St. Clair Township -- named after General Arthur St. Clair, governor of the Northwest Territory -- was one of the five original townships formed May 10, 1803. The others were Fairfield, Lemon, Liberty and Ross. In its original form, it covered about the northwestern half of the county. It included the future townships of Oxford, Milford, Wayne, Reily and Hanover. The township namesake was born in Scotland and came to American as a British soldier during the French and Indian War. St. Clair (1736-1818) remained in the colonies and rose to the rank of major general in the American army during the American Revolution. He settled in Pennsylvania after the war and was president of the Continental Congress in 1787 when the Northwest Ordinance was adopted.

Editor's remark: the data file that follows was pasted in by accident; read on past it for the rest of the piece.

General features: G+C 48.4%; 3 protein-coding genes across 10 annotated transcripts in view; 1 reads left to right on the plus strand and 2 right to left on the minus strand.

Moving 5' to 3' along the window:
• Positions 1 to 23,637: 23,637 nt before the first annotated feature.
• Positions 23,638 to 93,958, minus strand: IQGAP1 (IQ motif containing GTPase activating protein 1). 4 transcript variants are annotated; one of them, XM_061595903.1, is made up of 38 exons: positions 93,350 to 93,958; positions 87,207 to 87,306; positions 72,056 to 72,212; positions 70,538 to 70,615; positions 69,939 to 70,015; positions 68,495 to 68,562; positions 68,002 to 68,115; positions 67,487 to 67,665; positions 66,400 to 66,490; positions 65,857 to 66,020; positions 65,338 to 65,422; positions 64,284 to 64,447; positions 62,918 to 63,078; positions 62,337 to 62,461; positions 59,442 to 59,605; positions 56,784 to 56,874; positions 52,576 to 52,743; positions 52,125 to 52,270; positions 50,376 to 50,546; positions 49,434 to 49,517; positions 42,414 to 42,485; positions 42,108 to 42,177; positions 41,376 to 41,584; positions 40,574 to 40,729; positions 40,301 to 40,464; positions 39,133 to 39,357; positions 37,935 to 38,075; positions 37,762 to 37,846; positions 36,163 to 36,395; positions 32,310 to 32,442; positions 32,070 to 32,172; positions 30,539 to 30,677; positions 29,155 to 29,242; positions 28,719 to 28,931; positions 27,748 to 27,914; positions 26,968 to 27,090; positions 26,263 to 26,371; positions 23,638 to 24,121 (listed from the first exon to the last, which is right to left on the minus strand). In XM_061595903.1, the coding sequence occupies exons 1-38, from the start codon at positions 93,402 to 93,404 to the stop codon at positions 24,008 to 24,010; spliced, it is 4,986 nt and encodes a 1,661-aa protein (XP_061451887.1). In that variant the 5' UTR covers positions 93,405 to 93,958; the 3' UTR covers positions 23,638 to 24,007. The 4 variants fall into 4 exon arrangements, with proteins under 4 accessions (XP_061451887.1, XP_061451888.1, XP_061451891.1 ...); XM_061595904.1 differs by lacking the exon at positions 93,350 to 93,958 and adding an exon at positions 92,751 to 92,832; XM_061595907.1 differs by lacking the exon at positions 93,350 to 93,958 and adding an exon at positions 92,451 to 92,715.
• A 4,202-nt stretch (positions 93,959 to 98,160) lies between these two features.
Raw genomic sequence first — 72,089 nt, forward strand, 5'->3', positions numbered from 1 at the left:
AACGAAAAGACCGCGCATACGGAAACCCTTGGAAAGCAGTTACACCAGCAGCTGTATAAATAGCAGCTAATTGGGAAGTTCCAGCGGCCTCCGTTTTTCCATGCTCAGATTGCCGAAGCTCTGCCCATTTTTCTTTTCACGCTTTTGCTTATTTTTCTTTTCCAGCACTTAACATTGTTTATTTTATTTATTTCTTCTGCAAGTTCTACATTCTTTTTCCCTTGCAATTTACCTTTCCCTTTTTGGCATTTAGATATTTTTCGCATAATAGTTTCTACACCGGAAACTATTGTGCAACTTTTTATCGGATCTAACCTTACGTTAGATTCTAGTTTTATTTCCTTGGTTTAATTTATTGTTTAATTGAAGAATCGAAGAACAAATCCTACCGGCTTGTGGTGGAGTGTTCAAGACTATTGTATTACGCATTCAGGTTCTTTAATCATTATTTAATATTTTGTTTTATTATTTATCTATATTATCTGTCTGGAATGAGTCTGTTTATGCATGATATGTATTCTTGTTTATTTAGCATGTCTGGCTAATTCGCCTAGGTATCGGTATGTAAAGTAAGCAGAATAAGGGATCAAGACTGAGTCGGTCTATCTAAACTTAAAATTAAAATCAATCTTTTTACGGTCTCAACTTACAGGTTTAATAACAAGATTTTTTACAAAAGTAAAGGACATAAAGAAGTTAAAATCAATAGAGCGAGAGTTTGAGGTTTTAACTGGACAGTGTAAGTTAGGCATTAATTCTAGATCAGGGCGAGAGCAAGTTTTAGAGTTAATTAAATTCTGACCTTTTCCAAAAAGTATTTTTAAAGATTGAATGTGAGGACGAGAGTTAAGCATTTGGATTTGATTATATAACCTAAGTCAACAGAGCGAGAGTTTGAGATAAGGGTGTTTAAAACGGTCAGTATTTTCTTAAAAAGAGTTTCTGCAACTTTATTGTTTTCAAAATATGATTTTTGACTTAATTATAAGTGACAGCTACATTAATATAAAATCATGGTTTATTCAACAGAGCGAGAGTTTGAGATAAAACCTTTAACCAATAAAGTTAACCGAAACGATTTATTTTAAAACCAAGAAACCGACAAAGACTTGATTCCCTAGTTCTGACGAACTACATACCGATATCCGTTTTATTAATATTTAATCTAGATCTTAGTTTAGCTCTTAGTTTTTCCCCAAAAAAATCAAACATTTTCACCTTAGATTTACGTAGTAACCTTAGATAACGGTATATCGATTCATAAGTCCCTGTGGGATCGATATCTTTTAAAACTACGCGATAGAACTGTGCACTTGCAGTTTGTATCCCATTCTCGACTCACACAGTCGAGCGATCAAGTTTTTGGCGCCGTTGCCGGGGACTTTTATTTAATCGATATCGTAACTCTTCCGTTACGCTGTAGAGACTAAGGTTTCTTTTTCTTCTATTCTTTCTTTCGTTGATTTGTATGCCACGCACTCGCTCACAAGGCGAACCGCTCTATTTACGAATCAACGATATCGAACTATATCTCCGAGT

Congress appointed him governor of the new Northwest Territory in 1787, and in 1791 he resumed the rank of major general and led the frontier army which built Fort Hamilton during an ill-fated campaign against the Indians in 1791.
St. Clair remained territorial governor until 1802, a year before Ohio became the 17th state.